Interdisciplinary Note (1 of 16)
Illustration for conceptualizing voltage near a point charge
Conceptualizing the voltage near a point charge.

Let's review some basic electricity concepts. A good footing in the fundamentals will make DC current much more transparent. In electrostatics, we describe the behavior of charges interacting through the electric force, the force described by Coulomb's law. We call the electric force "electrostatic" because, unlike magnetic force, it can happen between stationary charges. We can describe the force between two charges, charge X and charge Y, or we might choose to describe the electric field permeating the space surrounding charge X alone. The electric field of charge X gives us a picture of its ability to exert force on any other charge in its vicinity. If X is a positive charge, the we represent the field of X on the page with vectors pointing away from it in every direction. The direction of the field vectors tells us the direction of the force X would exert on any hypothetical positive charge in its vicinity. As the vectors spread out further from X, that tells us the field is getting weaker. If X were a negative charge, the field vectors would be pointing in towards it.

The electric field tells us how many newtons of force would be exerted per coulomb of charge were some charge placed at a particular location. Force applies to a specific interaction between two or more charges while the field describes the ability of one charge or charge distribution to exert force somewhere else, an ability that permeates the space around it.

An analogy to this relationship between electric force and electric field extends to the relationship between potential energy and electric potential or voltage. We can describe either the specific electrical potential energy state existing between charge X and charge Y or we can describe the energy properties of the field of charge X alone, the capability the field has to perform work between two points or between a point and ∞. We ask how hard would it be to do work against this field if we were to move a hypothetical charge from one position to another in the field? How many joules of work does it take to move a coulomb of hypothetical charge (joule/coulomb = volt). If we imagine moving a test-charge from infinitely far away to point A near charge X, this is the electric potential of point A. The joules per coulomb required to move from point A to point B gives the potential difference, or voltage, between those two points. The actual potential energy that exists in a situation applies to a specific arrangement of two or more charges while the voltage describes the ability of the field to perform work on hypothetical charges we imagine moving around in the field.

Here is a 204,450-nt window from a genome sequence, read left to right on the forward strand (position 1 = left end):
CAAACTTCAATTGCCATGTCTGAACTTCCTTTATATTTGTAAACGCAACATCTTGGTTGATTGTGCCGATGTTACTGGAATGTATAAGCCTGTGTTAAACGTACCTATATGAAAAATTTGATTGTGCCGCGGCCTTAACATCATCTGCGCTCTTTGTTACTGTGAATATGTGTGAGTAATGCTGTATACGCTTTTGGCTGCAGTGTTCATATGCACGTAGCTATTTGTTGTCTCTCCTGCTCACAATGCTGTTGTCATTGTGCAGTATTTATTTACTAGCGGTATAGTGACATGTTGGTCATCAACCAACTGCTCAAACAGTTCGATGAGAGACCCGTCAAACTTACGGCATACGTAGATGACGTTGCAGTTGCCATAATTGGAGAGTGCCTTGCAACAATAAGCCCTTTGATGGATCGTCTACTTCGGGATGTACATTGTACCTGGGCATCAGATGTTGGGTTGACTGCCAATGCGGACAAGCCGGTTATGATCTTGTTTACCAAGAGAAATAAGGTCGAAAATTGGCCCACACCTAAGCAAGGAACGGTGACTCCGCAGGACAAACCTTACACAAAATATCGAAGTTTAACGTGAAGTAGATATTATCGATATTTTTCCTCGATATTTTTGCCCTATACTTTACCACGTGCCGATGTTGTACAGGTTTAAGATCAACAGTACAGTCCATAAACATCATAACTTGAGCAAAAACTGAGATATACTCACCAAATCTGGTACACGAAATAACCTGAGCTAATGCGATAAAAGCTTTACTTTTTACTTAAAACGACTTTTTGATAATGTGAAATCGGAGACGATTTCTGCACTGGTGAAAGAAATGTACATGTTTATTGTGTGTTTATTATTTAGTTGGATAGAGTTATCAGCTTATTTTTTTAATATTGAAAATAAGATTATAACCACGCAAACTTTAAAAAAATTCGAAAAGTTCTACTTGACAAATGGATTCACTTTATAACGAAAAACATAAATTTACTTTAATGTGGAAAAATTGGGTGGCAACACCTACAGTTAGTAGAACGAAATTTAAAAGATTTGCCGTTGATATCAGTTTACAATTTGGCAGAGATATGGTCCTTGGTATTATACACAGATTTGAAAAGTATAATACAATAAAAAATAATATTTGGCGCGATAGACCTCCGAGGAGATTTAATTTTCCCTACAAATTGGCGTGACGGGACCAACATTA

Remember that one volt equals one joule per couloumb - ten volts equals ten joules per coulomb - and think about this when you look at a DC circuit diagram. There is the voltage source. It might be a galvanic cell or some other source of electric potential. On the diagram, it's idealized with a long bar for the positive terminal and a short bar for the negative. If it's a ten volt voltage source, that means that a coulomb of positive charge has ten joules more potential energy when its located at the long bar than at the short bar. Picture electric current flowing through the resistor as a stream of charges falling through through the resister, losing their energy there, making heat or light or doing mechanical work. Picture a conveyor belt lifting rocks up one meter and then letting them drop through a bunch of cymbals making a racket. That would be a DC gravity circuit. A kilogram lifted one meter has 10 joules of potential energy (mgh). Our conveyor belt would be a ten joule per kilogram voltage source. That's how much work the gravitational field performs on a kilogram between the top and the bottom. The power is the voltage times the current (P = VI). If we were moving five kilograms of rocks per second, the power of our gravity circuit would be P = (10 joules per kilogram)(5 kilograms per second) = 50 watts. That would be a 50 watt noisemaker. Hopefully you aren't doing this experiment because the neighbors will be angry.

You can think about electric power the same way. The current represents charges falling through a potential. If you have a 10V voltage source and there is 5 amperes of current, the circuit has a power of 50 watts. (10 joules per coulomb)(5 coulombs per second) = 50 watts.

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